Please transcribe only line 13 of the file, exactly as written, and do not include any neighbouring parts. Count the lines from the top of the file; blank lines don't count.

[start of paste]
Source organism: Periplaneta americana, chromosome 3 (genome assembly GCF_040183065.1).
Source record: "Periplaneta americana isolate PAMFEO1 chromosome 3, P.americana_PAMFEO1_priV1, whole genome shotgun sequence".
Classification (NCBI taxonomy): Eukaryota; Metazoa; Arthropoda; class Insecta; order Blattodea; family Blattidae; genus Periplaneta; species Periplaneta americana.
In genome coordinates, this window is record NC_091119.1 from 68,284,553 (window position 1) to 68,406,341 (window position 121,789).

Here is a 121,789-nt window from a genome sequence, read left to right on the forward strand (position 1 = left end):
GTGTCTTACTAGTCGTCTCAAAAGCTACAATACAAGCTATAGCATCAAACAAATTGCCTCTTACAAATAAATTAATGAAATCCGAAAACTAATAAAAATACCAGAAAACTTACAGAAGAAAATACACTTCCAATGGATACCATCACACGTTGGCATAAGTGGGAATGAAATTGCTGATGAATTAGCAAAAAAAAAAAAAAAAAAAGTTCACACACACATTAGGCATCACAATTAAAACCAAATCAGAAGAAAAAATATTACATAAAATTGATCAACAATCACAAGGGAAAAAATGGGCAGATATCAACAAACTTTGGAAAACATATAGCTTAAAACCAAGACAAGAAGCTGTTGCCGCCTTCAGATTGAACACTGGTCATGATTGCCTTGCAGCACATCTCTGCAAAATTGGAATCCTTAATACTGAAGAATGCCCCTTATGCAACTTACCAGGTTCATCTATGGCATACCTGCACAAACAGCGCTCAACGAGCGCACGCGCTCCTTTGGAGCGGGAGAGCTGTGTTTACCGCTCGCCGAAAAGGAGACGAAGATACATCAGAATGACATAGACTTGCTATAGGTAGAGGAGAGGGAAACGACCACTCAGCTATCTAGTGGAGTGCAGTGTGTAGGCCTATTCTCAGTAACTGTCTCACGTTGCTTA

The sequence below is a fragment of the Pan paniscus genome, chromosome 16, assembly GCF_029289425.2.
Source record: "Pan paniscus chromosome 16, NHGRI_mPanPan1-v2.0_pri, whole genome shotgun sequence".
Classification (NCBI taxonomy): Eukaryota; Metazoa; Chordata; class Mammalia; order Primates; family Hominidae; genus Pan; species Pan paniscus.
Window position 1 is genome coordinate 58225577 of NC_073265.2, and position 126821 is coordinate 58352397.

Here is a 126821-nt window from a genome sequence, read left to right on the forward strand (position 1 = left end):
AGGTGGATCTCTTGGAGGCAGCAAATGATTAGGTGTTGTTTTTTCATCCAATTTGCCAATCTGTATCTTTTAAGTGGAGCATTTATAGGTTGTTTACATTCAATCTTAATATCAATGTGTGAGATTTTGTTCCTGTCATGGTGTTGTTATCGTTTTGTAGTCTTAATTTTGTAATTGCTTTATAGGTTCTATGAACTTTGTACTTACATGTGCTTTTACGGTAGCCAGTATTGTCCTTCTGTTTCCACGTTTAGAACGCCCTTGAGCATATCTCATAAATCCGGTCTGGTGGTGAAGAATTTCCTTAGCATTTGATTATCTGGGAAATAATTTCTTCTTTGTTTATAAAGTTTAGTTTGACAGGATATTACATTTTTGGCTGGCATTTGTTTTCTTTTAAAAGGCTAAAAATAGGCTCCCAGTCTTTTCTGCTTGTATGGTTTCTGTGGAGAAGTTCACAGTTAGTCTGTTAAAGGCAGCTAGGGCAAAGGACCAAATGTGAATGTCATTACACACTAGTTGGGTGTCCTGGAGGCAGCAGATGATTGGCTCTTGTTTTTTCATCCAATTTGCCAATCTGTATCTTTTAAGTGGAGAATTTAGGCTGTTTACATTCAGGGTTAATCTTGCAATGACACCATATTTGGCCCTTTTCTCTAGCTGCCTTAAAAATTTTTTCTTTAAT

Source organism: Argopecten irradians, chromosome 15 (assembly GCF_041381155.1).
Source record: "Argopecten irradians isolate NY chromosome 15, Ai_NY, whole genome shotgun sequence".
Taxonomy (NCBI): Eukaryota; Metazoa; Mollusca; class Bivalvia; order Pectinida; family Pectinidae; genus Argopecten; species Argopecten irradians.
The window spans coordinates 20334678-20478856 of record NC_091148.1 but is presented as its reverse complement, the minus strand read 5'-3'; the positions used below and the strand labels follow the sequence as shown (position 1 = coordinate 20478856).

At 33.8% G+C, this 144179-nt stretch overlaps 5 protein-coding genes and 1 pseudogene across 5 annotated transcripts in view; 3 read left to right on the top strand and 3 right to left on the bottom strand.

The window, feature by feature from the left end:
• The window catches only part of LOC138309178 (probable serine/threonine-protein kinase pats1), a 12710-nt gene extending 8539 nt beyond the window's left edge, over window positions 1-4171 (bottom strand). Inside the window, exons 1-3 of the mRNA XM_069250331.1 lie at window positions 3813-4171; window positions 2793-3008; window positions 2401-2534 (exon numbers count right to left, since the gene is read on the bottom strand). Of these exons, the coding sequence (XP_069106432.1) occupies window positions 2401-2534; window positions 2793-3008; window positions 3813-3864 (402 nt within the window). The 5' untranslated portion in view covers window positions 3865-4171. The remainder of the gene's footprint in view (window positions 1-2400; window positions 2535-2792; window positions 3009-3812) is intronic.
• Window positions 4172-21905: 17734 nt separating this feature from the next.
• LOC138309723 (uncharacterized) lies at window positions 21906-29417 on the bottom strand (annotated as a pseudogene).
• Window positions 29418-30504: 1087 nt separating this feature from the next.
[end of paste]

Source organism: Argopecten irradians, chromosome 15 (assembly GCF_041381155.1).